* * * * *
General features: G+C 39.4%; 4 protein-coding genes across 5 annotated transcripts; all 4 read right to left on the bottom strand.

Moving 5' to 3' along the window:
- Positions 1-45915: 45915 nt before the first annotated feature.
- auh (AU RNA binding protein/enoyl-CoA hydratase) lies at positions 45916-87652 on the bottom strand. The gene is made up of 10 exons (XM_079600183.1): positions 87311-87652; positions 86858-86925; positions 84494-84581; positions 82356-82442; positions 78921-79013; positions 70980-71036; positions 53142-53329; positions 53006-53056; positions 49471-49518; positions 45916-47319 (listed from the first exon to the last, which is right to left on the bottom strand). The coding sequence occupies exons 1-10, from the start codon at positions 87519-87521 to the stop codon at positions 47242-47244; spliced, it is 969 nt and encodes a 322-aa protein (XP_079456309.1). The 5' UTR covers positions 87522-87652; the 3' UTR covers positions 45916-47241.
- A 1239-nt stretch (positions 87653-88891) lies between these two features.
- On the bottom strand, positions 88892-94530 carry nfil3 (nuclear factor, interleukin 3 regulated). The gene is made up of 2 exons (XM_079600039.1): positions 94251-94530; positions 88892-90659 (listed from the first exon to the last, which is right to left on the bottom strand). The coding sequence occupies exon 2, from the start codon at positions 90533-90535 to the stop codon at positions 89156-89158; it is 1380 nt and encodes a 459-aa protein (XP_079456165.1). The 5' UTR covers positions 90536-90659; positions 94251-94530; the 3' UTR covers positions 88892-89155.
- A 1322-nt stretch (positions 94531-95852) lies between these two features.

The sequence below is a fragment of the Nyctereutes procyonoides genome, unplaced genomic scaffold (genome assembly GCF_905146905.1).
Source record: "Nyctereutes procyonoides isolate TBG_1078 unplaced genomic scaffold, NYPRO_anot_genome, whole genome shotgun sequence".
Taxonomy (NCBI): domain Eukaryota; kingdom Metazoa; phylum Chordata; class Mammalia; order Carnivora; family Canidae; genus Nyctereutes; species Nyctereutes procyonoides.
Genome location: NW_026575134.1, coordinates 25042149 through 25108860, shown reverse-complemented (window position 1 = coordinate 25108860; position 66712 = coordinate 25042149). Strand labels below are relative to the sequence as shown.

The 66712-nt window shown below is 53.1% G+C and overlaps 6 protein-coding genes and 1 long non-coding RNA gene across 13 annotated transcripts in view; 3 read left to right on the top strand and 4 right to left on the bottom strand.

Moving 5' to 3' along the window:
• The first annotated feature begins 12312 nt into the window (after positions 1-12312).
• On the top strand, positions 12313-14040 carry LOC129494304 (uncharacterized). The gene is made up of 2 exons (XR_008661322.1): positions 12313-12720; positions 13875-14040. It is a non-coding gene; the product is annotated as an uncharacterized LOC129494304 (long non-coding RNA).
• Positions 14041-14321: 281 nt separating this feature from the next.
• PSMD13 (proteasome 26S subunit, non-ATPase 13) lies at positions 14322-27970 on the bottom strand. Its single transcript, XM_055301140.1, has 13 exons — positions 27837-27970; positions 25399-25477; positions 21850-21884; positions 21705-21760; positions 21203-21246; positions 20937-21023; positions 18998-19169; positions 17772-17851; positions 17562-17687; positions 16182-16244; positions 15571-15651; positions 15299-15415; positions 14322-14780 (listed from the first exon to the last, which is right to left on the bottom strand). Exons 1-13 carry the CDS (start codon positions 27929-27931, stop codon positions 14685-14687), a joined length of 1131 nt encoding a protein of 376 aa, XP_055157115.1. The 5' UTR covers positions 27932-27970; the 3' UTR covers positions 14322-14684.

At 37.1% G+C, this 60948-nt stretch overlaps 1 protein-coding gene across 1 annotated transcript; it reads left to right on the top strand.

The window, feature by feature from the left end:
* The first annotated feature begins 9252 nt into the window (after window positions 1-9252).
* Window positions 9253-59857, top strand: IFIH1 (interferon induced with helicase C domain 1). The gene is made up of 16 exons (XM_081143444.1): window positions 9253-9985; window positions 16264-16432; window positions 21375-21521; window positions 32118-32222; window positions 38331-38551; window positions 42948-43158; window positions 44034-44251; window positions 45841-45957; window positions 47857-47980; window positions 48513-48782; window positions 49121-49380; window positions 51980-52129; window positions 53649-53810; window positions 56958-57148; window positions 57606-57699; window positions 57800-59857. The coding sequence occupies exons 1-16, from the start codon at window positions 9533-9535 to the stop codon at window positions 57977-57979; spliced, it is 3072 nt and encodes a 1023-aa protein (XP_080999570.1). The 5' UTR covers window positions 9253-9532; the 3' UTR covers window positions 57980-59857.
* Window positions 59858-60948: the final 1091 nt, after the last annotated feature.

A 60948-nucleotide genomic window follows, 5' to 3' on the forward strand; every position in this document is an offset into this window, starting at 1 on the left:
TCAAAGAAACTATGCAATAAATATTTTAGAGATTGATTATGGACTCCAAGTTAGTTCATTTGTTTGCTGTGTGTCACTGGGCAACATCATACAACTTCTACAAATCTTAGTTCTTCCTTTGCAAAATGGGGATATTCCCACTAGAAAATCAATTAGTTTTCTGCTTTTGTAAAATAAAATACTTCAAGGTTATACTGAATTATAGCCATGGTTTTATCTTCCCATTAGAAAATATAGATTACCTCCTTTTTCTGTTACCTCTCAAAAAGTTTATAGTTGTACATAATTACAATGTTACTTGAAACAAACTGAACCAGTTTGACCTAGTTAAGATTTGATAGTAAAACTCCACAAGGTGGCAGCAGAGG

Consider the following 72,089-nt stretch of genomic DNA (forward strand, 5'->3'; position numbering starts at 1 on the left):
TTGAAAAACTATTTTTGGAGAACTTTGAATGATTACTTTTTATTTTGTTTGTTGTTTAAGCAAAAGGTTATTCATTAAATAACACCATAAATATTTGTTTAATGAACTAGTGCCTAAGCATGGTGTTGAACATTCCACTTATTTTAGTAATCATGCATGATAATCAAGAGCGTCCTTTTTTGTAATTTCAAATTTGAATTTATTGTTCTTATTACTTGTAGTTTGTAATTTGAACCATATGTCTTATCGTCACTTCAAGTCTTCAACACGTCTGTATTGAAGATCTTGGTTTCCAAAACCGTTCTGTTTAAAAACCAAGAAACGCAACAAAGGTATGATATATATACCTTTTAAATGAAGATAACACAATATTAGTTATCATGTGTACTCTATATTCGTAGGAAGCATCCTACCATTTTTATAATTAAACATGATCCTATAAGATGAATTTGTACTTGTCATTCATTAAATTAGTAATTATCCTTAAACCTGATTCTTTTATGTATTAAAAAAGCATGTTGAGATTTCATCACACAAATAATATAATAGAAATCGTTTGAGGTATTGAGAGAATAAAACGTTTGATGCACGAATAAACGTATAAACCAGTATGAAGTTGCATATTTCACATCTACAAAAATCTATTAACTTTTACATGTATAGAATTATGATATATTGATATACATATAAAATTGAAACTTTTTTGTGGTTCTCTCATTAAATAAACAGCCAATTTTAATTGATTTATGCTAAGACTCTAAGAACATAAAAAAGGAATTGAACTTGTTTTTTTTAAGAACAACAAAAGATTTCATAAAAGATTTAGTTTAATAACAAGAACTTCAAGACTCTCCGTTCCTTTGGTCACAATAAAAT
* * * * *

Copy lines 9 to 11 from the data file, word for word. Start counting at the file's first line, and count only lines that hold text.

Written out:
Source record: "Nyctereutes procyonoides isolate TBG_1078 unplaced genomic scaffold, NYPRO_anot_genome, whole genome shotgun sequence".
Taxonomy (NCBI): domain Eukaryota; kingdom Metazoa; phylum Chordata; class Mammalia; order Carnivora; family Canidae; genus Nyctereutes; species Nyctereutes procyonoides.
Genome location: NW_026575134.1, coordinates 25042149 through 25108860, shown reverse-complemented (window position 1 = coordinate 25108860; position 66712 = coordinate 25042149). Strand labels below are relative to the sequence as shown.